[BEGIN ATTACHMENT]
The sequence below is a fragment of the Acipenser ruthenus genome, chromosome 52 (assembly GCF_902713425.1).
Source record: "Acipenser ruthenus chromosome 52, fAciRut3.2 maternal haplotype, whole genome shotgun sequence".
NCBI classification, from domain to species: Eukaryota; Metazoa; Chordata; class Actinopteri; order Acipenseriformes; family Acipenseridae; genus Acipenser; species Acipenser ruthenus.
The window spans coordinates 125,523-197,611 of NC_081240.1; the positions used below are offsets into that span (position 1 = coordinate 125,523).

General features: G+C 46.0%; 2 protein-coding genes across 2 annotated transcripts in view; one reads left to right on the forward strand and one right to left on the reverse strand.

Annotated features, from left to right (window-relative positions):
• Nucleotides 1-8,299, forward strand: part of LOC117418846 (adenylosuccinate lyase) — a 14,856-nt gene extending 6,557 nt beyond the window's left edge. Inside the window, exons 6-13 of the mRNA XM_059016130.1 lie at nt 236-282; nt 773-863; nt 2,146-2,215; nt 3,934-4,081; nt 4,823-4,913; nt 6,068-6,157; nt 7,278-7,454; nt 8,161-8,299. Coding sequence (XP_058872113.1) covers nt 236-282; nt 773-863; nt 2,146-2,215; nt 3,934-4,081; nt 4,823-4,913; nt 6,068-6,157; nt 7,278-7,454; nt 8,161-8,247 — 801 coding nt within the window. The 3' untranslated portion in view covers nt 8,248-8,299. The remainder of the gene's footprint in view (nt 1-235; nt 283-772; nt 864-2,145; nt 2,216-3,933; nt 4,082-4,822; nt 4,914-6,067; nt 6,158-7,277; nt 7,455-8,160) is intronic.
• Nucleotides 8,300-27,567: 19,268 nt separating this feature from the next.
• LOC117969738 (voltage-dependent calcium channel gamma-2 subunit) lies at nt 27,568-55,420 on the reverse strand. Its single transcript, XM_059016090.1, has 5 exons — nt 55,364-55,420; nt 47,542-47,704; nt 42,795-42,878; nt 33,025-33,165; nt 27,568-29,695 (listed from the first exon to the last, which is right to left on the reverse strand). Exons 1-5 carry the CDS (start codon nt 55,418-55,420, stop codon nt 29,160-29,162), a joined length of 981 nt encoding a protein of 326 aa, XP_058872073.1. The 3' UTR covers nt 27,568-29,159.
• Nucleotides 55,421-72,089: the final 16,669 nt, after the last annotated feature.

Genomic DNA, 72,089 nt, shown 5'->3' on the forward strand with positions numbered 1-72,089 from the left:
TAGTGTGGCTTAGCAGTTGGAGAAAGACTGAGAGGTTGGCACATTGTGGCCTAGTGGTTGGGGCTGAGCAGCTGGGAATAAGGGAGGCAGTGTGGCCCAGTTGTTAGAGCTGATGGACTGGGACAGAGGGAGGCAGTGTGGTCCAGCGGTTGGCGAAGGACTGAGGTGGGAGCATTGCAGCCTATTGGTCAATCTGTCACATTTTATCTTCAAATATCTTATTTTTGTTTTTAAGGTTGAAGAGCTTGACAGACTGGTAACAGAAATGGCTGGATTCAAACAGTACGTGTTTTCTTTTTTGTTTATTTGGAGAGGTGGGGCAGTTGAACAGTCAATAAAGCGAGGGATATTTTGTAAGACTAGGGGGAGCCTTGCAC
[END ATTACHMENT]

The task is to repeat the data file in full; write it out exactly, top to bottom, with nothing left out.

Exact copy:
The sequence below is a fragment of the Acipenser ruthenus genome, chromosome 52 (assembly GCF_902713425.1).
Source record: "Acipenser ruthenus chromosome 52, fAciRut3.2 maternal haplotype, whole genome shotgun sequence".
NCBI classification, from domain to species: Eukaryota; Metazoa; Chordata; class Actinopteri; order Acipenseriformes; family Acipenseridae; genus Acipenser; species Acipenser ruthenus.
The window spans coordinates 125,523-197,611 of NC_081240.1; the positions used below are offsets into that span (position 1 = coordinate 125,523).

General features: G+C 46.0%; 2 protein-coding genes across 2 annotated transcripts in view; one reads left to right on the forward strand and one right to left on the reverse strand.

Annotated features, from left to right (window-relative positions):
• Nucleotides 1-8,299, forward strand: part of LOC117418846 (adenylosuccinate lyase) — a 14,856-nt gene extending 6,557 nt beyond the window's left edge. Inside the window, exons 6-13 of the mRNA XM_059016130.1 lie at nt 236-282; nt 773-863; nt 2,146-2,215; nt 3,934-4,081; nt 4,823-4,913; nt 6,068-6,157; nt 7,278-7,454; nt 8,161-8,299. Coding sequence (XP_058872113.1) covers nt 236-282; nt 773-863; nt 2,146-2,215; nt 3,934-4,081; nt 4,823-4,913; nt 6,068-6,157; nt 7,278-7,454; nt 8,161-8,247 — 801 coding nt within the window. The 3' untranslated portion in view covers nt 8,248-8,299. The remainder of the gene's footprint in view (nt 1-235; nt 283-772; nt 864-2,145; nt 2,216-3,933; nt 4,082-4,822; nt 4,914-6,067; nt 6,158-7,277; nt 7,455-8,160) is intronic.
• Nucleotides 8,300-27,567: 19,268 nt separating this feature from the next.
• LOC117969738 (voltage-dependent calcium channel gamma-2 subunit) lies at nt 27,568-55,420 on the reverse strand. Its single transcript, XM_059016090.1, has 5 exons — nt 55,364-55,420; nt 47,542-47,704; nt 42,795-42,878; nt 33,025-33,165; nt 27,568-29,695 (listed from the first exon to the last, which is right to left on the reverse strand). Exons 1-5 carry the CDS (start codon nt 55,418-55,420, stop codon nt 29,160-29,162), a joined length of 981 nt encoding a protein of 326 aa, XP_058872073.1. The 3' UTR covers nt 27,568-29,159.
• Nucleotides 55,421-72,089: the final 16,669 nt, after the last annotated feature.

Genomic DNA, 72,089 nt, shown 5'->3' on the forward strand with positions numbered 1-72,089 from the left:
TAGTGTGGCTTAGCAGTTGGAGAAAGACTGAGAGGTTGGCACATTGTGGCCTAGTGGTTGGGGCTGAGCAGCTGGGAATAAGGGAGGCAGTGTGGCCCAGTTGTTAGAGCTGATGGACTGGGACAGAGGGAGGCAGTGTGGTCCAGCGGTTGGCGAAGGACTGAGGTGGGAGCATTGCAGCCTATTGGTCAATCTGTCACATTTTATCTTCAAATATCTTATTTTTGTTTTTAAGGTTGAAGAGCTTGACAGACTGGTAACAGAAATGGCTGGATTCAAACAGTACGTGTTTTCTTTTTTGTTTATTTGGAGAGGTGGGGCAGTTGAACAGTCAATAAAGCGAGGGATATTTTGTAAGACTAGGGGGAGCCTTGCAC